It should come as no surprise that during our Yatra in Northern India, there were lots of discussions about all things Ashtanga. (Maybe that should be our new blog site: allthingsashtanga.com.) Bobbie touched on some of it in her last post. I want to highlight one paragraph:
So stirred out of comfort, you have the opportunity to put asana practice where it need to be, and you are reminded regularly that we practice to still the mind, and to be healthy enough to pursue greater understanding. Going to a temple or a festival after morning practice changes things. The practice becomes like the matrix rock that contains a vein of gold. It’s the mental and physical structure that allows us to find a form for our selves.
Definitely one of the things the trip reinforced for me is the proper role of Ashtanga in our lives. Tim Miller (no surprise I’d default to the guru) has taught a workshop he calls “The Heroic Practice.” As I understood it, first off, it’s heroic to dedicate yourself to Ashtanga. After all, it’s hard, and it challenges you on a whole gamut of levels.
More so, though, the practice is a metaphor or microcosm for life. You face challenges and hardships — pick your personal pose to conquer — and learn to handle those tough moments with a degree of mental equilibrium, patient breath and relatively controlled reactions.
Of similar importance (although I think this gets seriously short shrift when people talk about Ashtanga — perhaps something to think more about, as a result, but I’ll save it for another post) is learning to handle triumphs with the same mental calmness, controlled breath and reserved reactions. After all, the next challenge or true adversity is just a vinyasa away — or, put another way: Done celebrating that drop back? Let us introduce you to kapotasana.
I also think we shouldn’t under-emphasize the value of the confidence that the practice can create: Knowing you can do some pretty crazy things — especially while really incorporating breath, bandha and dristi — can be a reservoir of strength when life’s tougher moments come calling. (Even if it is just the hardship of an 18K hike at 13,000 feet.)
After all, the hero has to have confidence in himself or herself. (Think of Arjuna at the beginning of the Gita.)
The Ashtanga practice teaches these lessons. And, if we can learn them, we should be better equipped to handle our lives with some success. (Think Arjuna and which side wins the war.)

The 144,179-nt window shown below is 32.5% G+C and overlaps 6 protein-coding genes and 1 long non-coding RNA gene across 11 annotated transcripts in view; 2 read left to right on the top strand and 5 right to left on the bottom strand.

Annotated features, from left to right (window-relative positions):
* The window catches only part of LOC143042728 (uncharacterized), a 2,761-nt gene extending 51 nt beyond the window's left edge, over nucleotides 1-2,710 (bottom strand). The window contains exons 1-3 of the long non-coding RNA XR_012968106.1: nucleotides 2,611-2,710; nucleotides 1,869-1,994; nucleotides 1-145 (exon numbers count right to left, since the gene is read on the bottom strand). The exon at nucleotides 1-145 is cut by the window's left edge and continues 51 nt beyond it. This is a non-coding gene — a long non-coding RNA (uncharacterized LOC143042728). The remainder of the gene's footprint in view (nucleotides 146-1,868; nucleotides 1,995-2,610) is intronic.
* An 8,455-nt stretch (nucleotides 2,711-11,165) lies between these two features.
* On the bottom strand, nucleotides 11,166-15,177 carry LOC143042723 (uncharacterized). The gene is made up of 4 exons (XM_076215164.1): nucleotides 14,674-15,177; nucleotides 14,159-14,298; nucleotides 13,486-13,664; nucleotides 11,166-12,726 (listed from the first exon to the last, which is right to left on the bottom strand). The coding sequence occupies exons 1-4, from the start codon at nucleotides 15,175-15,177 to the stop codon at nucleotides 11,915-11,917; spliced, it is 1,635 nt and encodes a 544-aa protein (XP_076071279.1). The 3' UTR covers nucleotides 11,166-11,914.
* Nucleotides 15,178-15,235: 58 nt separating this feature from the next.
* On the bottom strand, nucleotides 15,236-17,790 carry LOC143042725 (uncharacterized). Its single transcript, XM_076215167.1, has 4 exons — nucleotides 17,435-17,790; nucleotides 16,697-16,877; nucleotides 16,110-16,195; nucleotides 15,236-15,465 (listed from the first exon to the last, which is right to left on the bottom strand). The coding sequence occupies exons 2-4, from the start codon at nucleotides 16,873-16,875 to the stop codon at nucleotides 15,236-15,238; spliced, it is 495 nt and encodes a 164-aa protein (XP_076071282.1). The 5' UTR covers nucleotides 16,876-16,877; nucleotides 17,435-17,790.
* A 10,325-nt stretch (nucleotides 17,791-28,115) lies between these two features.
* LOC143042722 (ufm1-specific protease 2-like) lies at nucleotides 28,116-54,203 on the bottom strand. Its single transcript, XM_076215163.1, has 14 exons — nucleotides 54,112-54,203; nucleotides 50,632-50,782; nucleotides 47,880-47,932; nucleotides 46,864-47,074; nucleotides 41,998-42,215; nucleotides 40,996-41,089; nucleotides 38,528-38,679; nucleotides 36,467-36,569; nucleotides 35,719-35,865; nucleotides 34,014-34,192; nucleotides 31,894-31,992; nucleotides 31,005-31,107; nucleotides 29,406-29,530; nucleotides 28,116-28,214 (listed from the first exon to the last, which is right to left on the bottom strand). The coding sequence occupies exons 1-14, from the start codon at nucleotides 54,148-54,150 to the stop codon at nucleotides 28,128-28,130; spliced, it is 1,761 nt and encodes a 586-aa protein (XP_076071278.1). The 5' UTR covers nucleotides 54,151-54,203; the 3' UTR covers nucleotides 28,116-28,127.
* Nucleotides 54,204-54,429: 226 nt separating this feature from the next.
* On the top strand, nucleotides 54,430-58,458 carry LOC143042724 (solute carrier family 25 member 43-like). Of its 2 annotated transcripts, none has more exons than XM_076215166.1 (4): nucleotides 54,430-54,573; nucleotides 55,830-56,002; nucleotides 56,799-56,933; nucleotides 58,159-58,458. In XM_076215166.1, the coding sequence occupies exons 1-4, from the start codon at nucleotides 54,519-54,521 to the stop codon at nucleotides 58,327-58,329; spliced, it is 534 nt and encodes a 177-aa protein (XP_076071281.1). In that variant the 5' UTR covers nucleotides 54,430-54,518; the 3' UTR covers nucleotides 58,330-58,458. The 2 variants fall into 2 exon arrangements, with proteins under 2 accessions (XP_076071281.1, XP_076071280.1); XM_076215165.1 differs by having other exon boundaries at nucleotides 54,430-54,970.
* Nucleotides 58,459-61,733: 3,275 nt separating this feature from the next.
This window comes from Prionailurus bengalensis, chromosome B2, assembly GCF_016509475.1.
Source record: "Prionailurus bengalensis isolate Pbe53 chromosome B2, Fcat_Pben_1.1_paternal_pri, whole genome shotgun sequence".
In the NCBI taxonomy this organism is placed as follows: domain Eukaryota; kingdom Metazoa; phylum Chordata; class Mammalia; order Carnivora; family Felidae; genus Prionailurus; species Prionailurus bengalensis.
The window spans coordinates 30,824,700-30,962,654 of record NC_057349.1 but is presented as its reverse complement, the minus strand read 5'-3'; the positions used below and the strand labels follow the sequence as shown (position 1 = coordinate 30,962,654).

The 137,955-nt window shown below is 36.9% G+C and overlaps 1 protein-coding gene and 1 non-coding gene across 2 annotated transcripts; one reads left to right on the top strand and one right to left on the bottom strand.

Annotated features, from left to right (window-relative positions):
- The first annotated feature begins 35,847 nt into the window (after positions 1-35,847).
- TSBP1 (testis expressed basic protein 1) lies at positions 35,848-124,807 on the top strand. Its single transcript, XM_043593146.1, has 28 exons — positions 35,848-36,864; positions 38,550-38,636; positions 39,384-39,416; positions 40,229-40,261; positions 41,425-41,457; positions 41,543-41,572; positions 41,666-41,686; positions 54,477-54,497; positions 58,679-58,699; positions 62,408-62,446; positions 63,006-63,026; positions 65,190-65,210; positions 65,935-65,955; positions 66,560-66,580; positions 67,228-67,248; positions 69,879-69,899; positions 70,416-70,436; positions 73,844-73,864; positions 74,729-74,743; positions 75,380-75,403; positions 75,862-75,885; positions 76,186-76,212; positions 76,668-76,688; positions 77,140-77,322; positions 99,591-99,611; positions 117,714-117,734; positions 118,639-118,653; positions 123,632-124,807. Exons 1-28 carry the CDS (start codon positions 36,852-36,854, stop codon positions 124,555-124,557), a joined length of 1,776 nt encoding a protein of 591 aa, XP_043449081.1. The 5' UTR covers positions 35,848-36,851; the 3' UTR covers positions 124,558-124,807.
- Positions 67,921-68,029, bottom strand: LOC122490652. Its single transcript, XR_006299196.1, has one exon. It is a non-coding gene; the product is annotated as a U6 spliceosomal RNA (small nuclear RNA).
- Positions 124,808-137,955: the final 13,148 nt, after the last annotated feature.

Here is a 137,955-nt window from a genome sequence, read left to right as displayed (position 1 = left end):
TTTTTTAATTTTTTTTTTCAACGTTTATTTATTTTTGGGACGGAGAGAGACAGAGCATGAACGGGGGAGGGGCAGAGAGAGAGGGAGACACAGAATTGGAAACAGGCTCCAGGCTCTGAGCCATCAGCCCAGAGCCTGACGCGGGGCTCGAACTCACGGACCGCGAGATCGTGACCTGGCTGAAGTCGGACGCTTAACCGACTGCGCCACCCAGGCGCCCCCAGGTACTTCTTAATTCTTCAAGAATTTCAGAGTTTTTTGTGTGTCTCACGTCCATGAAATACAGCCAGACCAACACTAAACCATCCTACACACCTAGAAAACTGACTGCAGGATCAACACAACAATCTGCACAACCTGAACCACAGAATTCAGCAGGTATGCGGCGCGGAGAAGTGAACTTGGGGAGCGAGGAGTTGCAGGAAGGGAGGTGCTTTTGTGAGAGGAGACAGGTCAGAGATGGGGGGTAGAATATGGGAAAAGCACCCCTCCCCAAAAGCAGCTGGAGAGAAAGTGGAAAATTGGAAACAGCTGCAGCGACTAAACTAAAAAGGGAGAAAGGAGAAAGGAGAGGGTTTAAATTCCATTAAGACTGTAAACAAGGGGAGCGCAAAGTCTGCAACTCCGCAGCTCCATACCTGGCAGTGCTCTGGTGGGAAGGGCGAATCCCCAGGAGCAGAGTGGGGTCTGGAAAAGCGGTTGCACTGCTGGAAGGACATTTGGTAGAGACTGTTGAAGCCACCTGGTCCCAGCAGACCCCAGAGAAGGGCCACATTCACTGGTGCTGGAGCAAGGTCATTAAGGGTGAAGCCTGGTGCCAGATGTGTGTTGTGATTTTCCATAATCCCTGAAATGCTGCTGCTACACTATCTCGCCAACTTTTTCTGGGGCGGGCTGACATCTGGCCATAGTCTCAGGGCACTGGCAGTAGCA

A problem comes when the practice goes from being a metaphor for life and seems to become life, itself. Everything revolves around the practice: When you eat, when you get to bed, whether you see friends and family, maybe even what your job is.
I suppose this is OK if you’re going the renunciation path and have found a cave in the Himalayas in which to practice — but otherwise, that’s nothing like the balance and play of opposites that Ashtanga teaches. And judging from some of the conversations I had, getting out of balance is fairly prevalent out there. (Meaning: There were lots of stories and discussions around this idea, not that I felt surrounded by wacked-out Ashtangis. Well, maybe a few — and you know who you are!)
I suppose it is sort of a meta-hurdle. The practice, which is meant to teach us to calm our mind and live a life less battered by the storms the come along, becomes a hurricane that tosses you back and forth. And likely you don’t realize it because, after all, you’re doing all this Ashtanga — so you must be on the right path.
Now, those last three paragraphs are not meant to say you shouldn’t think about when (and what) you eat and make sure that the practice is a priority. For instance, often on the Yatra, the big meal of the day would come at 3 or 4 p.m. And that would be it (along with maybe an 8 or 9 p.m. bed time). Was practice the next morning a bit lighter than what’s typical of our usual routine? Yes. (Albeit that’s clouded by all things India.) So I understand the desire to prep things as much as possible for a good practice. (Obviously, it isn’t just about eating; it’s just an easy illustration.)
Again, though, it’s an issue of balance and the harnessing of opposing forces — and not letting any one direction spirit you away.
That sounds a bit like the Middle Way. Which actually fits, because a few other discussions I had on our trip have me checking Buddhist meditation out. Because the learning never ends.
Much like the Ashtanga practice itself.
Posted by Steve